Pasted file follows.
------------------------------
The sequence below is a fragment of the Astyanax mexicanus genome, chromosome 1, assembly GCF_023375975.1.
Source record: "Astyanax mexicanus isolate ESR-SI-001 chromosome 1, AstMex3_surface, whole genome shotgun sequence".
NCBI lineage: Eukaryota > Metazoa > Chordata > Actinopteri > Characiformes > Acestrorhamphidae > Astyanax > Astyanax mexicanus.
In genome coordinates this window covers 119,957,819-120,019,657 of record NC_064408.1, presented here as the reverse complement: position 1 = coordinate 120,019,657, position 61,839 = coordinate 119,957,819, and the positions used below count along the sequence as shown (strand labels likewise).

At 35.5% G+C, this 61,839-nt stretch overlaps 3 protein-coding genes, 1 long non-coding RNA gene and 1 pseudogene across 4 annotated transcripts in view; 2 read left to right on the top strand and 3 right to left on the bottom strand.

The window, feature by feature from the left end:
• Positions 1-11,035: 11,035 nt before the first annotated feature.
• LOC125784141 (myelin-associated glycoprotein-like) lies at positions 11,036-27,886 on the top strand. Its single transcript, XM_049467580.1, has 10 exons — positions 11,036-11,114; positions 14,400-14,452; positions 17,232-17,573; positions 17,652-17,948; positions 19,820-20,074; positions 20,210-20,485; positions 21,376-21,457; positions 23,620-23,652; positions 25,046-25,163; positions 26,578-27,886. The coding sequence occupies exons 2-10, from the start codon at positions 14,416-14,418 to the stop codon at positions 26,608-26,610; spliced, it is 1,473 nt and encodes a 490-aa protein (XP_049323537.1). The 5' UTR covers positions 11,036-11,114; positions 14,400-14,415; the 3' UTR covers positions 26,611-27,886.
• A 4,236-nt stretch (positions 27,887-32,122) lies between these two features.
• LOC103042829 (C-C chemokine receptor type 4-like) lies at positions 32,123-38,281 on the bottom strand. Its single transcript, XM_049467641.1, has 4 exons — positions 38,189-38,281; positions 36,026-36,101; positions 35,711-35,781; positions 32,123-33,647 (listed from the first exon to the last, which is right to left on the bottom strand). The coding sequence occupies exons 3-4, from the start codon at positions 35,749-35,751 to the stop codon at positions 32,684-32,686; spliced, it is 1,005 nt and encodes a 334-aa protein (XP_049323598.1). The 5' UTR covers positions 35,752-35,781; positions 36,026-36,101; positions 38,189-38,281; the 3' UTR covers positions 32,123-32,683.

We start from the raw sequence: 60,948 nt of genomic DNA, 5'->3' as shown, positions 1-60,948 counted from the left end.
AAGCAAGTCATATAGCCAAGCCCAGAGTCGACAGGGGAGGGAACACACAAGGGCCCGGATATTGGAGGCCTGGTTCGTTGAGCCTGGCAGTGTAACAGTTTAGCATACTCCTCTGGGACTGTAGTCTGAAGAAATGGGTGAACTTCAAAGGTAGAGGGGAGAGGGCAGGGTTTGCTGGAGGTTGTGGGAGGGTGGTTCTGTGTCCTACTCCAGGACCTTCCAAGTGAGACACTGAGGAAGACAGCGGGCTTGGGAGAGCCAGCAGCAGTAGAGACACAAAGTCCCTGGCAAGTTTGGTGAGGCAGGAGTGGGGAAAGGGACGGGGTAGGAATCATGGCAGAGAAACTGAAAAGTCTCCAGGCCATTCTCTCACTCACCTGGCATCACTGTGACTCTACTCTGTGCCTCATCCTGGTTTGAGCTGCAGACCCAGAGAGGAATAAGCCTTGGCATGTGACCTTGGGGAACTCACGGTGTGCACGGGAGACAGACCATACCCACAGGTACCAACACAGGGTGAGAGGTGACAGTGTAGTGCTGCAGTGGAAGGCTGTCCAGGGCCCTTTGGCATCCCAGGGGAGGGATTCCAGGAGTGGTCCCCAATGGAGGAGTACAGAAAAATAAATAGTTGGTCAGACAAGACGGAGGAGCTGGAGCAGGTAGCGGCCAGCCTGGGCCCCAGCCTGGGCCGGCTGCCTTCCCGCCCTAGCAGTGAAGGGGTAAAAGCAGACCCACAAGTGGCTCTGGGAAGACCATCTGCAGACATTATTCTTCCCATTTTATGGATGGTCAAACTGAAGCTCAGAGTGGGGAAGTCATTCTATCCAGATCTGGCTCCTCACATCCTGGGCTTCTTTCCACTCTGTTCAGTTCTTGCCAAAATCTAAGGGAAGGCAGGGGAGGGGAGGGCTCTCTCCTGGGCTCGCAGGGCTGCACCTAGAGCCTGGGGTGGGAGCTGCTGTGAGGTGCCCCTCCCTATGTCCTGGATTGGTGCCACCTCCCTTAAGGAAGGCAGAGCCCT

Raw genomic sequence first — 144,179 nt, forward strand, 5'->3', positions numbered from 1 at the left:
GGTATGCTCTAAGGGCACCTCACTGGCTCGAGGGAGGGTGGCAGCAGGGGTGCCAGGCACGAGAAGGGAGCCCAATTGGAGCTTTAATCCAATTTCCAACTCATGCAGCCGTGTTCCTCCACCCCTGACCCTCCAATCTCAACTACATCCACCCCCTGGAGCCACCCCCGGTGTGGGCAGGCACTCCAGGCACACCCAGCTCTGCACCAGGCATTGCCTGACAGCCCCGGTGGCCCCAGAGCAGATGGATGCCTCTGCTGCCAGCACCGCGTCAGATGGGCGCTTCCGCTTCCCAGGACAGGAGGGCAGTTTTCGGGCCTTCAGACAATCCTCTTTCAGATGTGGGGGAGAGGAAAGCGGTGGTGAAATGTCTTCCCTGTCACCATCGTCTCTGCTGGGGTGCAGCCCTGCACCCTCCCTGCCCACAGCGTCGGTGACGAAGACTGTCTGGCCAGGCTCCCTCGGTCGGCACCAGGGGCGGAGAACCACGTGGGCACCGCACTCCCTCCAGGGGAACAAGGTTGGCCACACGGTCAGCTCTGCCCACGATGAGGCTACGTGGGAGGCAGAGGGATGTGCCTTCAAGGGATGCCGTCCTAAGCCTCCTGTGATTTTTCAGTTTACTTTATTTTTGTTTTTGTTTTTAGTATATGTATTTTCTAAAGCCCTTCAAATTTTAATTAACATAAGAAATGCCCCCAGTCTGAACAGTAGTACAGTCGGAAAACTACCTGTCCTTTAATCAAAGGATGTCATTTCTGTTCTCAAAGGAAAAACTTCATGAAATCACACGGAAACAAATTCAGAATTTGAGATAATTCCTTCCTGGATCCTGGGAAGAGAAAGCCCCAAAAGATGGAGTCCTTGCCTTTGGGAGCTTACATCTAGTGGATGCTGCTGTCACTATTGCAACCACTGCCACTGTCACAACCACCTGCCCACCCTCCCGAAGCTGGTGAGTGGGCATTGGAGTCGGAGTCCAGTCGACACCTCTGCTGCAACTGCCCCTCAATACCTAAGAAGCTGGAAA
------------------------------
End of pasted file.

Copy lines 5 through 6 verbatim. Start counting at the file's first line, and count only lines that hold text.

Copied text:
At 35.5% G+C, this 61,839-nt stretch overlaps 3 protein-coding genes, 1 long non-coding RNA gene and 1 pseudogene across 4 annotated transcripts in view; 2 read left to right on the top strand and 3 right to left on the bottom strand.

The window, feature by feature from the left end: